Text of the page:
Opinion filed March 11, 1927.
Principal and Agent — Termination of Employment — Parol Evidence To Show Agency, Scope, and Termination of Agency — Redirect Examination to Meet Inference from Cross-examination — Immaterial Evidence — Salesman's Implied Power To Receive Payment for Article Sold — Evidence Relating to Limited Power of Agent — Characterizing Evidence Admissibility of Parol Evidence To Show Writing Never Intended as Contract — Insufficiency of Evidence Offered To Show Ratification of Contract — Necessity of Saving Exception to Court's Failure To Give Suggested Instruction — Judgment — Effect of Payment for Loss of Converted Automobile by One Having No Connection with Person Sued for Conversion.
1. In action of tort by corporation for conversion of automobile, which defendant claimed had been sold him by plaintiff's salesman, on issue whether latter's employment had terminated prior to such sale, which depended upon whether he had been notified by plaintiff's manager that employment was terminated, such manager was competent to testify that salesman had been so notified, and when such notice was given with reference to time automobile in question, and another one converted by such salesman, had been missed.
2. In such action, whether salesman's employment was in fact terminated when plaintiff claimed, not affecting plaintiff's claim about it, evidence of when plaintiff missed such automobiles with reference to when it claimed salesman's services were terminated was properly admitted.
3. In such action, testimony of plaintiff's manager that on occasion when he claimed salesman's employment was terminated, he told salesman that he was through work, that under no consideration should be take another car out of garage, and that plaintiff's manager would sell automobile in question himself, held admissible as tending to show that salesman's employment had been terminated.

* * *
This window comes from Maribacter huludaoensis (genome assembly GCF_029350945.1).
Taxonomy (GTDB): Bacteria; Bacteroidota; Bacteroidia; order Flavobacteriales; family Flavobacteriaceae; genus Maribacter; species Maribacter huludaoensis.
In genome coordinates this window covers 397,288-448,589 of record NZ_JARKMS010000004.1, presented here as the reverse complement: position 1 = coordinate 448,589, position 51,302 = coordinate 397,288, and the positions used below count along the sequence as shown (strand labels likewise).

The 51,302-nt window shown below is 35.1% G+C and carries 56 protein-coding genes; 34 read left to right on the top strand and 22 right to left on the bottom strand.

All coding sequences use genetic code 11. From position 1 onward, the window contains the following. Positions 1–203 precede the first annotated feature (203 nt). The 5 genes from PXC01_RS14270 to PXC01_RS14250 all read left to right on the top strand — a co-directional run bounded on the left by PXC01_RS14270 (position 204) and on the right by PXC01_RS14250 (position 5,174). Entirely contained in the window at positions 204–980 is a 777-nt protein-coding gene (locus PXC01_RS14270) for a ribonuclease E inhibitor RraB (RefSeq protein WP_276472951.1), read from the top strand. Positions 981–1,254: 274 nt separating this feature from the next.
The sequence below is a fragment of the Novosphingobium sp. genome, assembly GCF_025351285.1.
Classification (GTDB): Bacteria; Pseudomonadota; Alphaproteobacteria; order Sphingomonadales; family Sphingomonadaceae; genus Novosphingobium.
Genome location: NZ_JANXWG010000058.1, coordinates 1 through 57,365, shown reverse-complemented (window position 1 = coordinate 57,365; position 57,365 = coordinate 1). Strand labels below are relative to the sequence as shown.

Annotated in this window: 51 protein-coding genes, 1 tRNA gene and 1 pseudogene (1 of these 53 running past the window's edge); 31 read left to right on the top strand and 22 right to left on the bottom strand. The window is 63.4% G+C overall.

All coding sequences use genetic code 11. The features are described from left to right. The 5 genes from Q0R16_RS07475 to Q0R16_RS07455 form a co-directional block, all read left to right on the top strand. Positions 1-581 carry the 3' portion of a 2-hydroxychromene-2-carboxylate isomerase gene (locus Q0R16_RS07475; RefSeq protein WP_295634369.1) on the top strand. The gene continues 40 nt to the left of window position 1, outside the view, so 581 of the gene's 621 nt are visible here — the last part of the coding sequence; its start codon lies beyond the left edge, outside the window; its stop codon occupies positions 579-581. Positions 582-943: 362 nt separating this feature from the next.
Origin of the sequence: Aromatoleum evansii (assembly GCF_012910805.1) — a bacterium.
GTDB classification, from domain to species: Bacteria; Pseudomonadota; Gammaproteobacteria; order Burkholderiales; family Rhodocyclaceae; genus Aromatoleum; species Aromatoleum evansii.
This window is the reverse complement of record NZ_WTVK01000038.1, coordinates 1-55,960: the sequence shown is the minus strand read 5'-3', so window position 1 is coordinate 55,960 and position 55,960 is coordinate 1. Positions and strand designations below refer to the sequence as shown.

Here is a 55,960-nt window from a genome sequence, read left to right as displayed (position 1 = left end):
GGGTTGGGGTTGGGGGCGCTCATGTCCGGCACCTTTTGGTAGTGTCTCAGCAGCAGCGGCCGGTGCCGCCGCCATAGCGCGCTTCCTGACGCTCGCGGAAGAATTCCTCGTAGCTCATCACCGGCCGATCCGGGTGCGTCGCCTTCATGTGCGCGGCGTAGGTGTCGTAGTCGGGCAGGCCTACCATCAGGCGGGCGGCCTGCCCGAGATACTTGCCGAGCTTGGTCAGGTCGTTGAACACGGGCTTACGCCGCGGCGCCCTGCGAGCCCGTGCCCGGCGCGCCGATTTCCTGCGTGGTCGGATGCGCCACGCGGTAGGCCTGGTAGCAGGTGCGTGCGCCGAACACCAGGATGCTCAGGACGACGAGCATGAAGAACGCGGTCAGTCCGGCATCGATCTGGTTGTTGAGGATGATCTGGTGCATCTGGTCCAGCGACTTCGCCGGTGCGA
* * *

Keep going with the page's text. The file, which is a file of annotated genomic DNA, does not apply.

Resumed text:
4. When agency is created by parol, agent or principal is competent witness to prove such agency, its scope, and its termination.
5. In action of tort by corporation for conversion of automobile, which defendant claimed had been sold him by plaintiff's salesman, but whose employment plaintiff claimed had been terminated prior to sale, to meet claim which might be made from cross-examination of plaintiff's manager, showing that on day of sale he had been telephoned by another person, advising him that salesman was at such other person's place trying to sell automobile in question, plaintiff's manager was properly permitted on redirect examination to testify that he did not direct salesman to go to such place on that occasion.
6. In such action, where defendant had given such salesman check, payable to defendant's order and indorsed by him in blank, in part payment for automobile in question, testimony of plaintiff's manager that neither salesman nor any other person connected with the corporation was authorized to accept payment for cars by check payable to themselves, was inadmissible, since fact that salesman was not authorized to accept such check in payment for car had no tendency to show that he had been instructed not to do so.
7. Salesman intrusted with possession of car with authority to sell it, has implied power to receive payment therefor, and whether payment is in money or cashier's check, which is universally recognized as equivalent of money, is immaterial.
8. In action by corporation for conversion of automobile, which defendant claimed had been sold him by plaintiff's salesman, but whose employment plaintiff claimed had been terminated prior to sale, evidence of agency, not being such that it could be held as matter of law that salesman was general agent, corporation's manager was properly permitted to testify that sale of all cars was to be made by written contract, and approved by him before delivery, since, if agency was special, whoever dealt with such agent was bound at his peril to know extent of agent's authority, and use to be made of such evidence was matter for court to deal with in its instructions to jury.